Article Contributed by
Chautauqua Hospice & Palliative Care
I love AIN’T MISSIN’ DINNER!
I’ve seen four different productions of AIN’T MISSIN’ DINNER!
I produced two of those four productions of AIN’T MISSIN’ DINNER!
I can’t wait for the new production of AIN’T MISSIN’ DINNER! soon to be produced as a fund raiser for Chautauqua Hospice and Palliative Care.
I’m a Hospice volunteer and am helping to bring AIN’T MISSIN’ DINNER! back to Chautauqua County.
Now that you know all that, let me give you information that will entice you to join in the fun; I hope you won’t be missin’ AIN’T MISSIN’ DINNER!
In 1989 my wife and I formed Terreberry Productions and our first venture was a presentation of AIN’T MISSIN’ DINNER! The play’s author, our friend Tom Andolora, produced the play at the Shipping Dock Theatre in Rochester and after we experienced the play there, we knew that it would be a hit in Jamestown. Our presentation occurred at the Dolly Madison Room in what was then called the Common’s Mall in downtown Jamestown. Soon after that, our second production of the same play occurred in the Crystal Ballroom in the Hotel Jamestown as a fundraiser for Jamestown’s Temple Hesed Abraham. Both productions were highly successful with many audience members attending multiple times.
AIN’T MISSIN’ DINNER! is presented in the cabaret style: no stage as such, actors in the audience presenting directly to the audience, almost void of a storyline. This musical cabaret is very funny and self-affirming. The cast is having as much fun as the audience. Original music by Andolora and Paul Sportelli easily brings the audience into the environment of the “chubby and proud support group” convention. The actors and singers welcome the audience into their world.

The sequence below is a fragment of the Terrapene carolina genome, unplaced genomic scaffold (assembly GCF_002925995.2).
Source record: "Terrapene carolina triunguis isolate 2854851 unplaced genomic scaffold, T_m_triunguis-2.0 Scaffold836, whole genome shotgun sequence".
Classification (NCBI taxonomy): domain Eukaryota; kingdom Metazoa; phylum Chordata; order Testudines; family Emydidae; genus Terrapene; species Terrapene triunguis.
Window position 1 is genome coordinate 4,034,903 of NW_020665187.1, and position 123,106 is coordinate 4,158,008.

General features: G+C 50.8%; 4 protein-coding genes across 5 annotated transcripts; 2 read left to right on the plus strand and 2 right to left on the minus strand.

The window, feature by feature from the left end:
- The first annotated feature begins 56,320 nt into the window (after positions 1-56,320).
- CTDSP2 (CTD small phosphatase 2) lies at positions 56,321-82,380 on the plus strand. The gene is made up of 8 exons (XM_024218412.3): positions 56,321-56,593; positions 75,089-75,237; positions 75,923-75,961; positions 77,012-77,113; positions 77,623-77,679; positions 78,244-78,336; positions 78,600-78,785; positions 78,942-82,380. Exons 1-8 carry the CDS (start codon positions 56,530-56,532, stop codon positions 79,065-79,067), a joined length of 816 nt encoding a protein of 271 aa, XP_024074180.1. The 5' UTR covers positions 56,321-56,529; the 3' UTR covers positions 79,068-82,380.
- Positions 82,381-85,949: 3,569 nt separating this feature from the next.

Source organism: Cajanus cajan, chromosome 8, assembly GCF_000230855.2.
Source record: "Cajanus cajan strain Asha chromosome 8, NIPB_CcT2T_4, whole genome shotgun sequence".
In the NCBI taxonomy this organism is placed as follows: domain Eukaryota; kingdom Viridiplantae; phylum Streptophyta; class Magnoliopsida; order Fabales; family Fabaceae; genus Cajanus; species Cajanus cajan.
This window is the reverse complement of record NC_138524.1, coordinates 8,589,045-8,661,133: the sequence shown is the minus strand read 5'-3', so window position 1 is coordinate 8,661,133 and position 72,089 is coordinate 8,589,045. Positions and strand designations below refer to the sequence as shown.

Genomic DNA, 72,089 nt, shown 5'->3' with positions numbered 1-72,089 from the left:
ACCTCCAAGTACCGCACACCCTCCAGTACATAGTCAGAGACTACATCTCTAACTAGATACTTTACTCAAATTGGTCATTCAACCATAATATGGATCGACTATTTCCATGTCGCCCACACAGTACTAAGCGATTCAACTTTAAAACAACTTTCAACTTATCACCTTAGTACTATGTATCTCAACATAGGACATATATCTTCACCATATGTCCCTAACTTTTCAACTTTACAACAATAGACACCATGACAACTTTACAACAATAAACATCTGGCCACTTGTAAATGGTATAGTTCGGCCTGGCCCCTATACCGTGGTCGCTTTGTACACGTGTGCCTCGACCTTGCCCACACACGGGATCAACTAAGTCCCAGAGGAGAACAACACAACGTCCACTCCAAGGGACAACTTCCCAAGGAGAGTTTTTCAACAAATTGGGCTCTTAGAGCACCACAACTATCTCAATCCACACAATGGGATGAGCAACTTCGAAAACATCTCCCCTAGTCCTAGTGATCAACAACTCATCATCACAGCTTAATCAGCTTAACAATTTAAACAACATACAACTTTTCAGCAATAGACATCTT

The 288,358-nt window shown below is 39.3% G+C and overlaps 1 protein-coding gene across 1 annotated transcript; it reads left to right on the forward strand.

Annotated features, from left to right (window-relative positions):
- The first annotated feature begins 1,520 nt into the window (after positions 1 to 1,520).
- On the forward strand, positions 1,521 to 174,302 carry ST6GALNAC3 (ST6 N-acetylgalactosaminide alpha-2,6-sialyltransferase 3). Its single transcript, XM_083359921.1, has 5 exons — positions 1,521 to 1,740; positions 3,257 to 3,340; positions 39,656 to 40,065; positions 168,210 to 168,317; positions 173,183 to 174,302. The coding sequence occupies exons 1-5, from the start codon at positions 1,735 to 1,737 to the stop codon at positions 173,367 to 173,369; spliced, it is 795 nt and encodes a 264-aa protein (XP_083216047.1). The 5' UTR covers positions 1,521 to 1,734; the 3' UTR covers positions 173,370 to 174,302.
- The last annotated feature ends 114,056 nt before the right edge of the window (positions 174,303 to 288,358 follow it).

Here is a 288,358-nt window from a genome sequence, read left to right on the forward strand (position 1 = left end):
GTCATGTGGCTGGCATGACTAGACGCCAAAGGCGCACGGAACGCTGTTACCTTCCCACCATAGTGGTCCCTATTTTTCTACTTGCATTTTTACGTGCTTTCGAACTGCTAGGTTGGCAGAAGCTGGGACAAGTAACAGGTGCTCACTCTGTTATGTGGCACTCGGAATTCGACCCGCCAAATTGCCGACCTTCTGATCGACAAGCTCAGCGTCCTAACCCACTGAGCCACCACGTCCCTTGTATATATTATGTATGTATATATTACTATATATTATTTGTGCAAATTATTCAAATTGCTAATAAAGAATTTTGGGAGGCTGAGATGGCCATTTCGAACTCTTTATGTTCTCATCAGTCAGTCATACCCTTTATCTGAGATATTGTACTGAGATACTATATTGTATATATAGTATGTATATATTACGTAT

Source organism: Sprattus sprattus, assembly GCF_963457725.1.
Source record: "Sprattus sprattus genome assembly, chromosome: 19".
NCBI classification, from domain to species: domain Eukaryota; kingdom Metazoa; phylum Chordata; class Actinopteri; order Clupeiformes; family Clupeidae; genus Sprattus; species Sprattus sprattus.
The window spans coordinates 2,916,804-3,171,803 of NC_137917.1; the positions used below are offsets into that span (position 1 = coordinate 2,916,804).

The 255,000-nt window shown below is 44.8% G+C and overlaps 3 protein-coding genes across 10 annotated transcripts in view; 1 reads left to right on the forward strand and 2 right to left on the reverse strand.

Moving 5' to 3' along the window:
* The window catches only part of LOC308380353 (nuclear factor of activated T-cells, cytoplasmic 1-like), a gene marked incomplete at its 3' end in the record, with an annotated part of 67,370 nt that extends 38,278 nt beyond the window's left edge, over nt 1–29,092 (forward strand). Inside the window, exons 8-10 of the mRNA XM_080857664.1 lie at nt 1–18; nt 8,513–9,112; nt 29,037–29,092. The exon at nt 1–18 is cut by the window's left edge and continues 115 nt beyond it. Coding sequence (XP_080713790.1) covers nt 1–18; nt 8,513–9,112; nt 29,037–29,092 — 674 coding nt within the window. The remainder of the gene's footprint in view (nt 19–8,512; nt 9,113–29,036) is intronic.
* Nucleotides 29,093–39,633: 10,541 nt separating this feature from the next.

In 1990, David and Marge Switala, as part of that years’ LucyFest, presented AIN’T MISSIN’ DINNER! again at the Commons Mall. This production was also very successful because local theatregoers were anxious for a “replay” of the AIN’T MISSIN’ DINNER! that they had previously enjoyed. It was the Switalas who suggested a production of AIN’T MISSIN’ DINNER! as a fundraiser for Chautauqua Hospice and Palliative Care.
“It’s been 28 years since AIN’T MISSIN’ DINNER! was last produced locally,” said David Switala. “There are still a great many locals who will remember its unique qualities. I think it’d be a smash again.”
Back in 1989, Jamestown Post-Journal arts critic Bob Plyer said in his theatrical review that AIN’T MISSIN’ DINNER! has “the capacity to delight many people”…the songs “don’t overstep the bounds of good taste and stop short of being silly”…he also said that “sobersides, the hoity-toity and the chronically crabby are advised to stay home.”
So let’s go with the Switalas suggestion, let’s keep in mind the endorsement of Bob Plyler and his admonishment of who should stay home, and you can take my word for it, this upcoming AIN’T MISSIN’ DINNER!, with a bit of updating, is sure to please and is sure to be the right venue as a fundraiser for Chautauqua Hospice and Palliative Care. I am a long time Hospice volunteer and am excited to be working with my friend Tom and the wonderful cast and crew he has assembled and I, without reservation, encourage you to join in at one of the evenings of production…and speaking of reservations, you can visit www.CHPC.care for more information regarding the show and to make reservations.
There will be four productions of Ain’t Missin Dinner! Two will take place October 5 & 6 at First Lutheran Church in Jamestown. The following week, two productions will be staged on October 12 and 13 in the Williams Center on the SUNY Fredonia campus.
Oh, did I mention dessert? Dessert is served during intermission, there are door prize and a good time will be had by all.
I managed to say AIN’T MISSIN’ DINNER! fourteen times (including AIN’T MISSIN’ DINNER! in this sentence) (make that fifteen) because I want you to remember the name of the play, to join us for an evening of cabaret, to support the fine and important work accomplished by your Chautauqua Hospice & Palliative Care.
“Life is a cabaret old chum. Come to the cabaret.”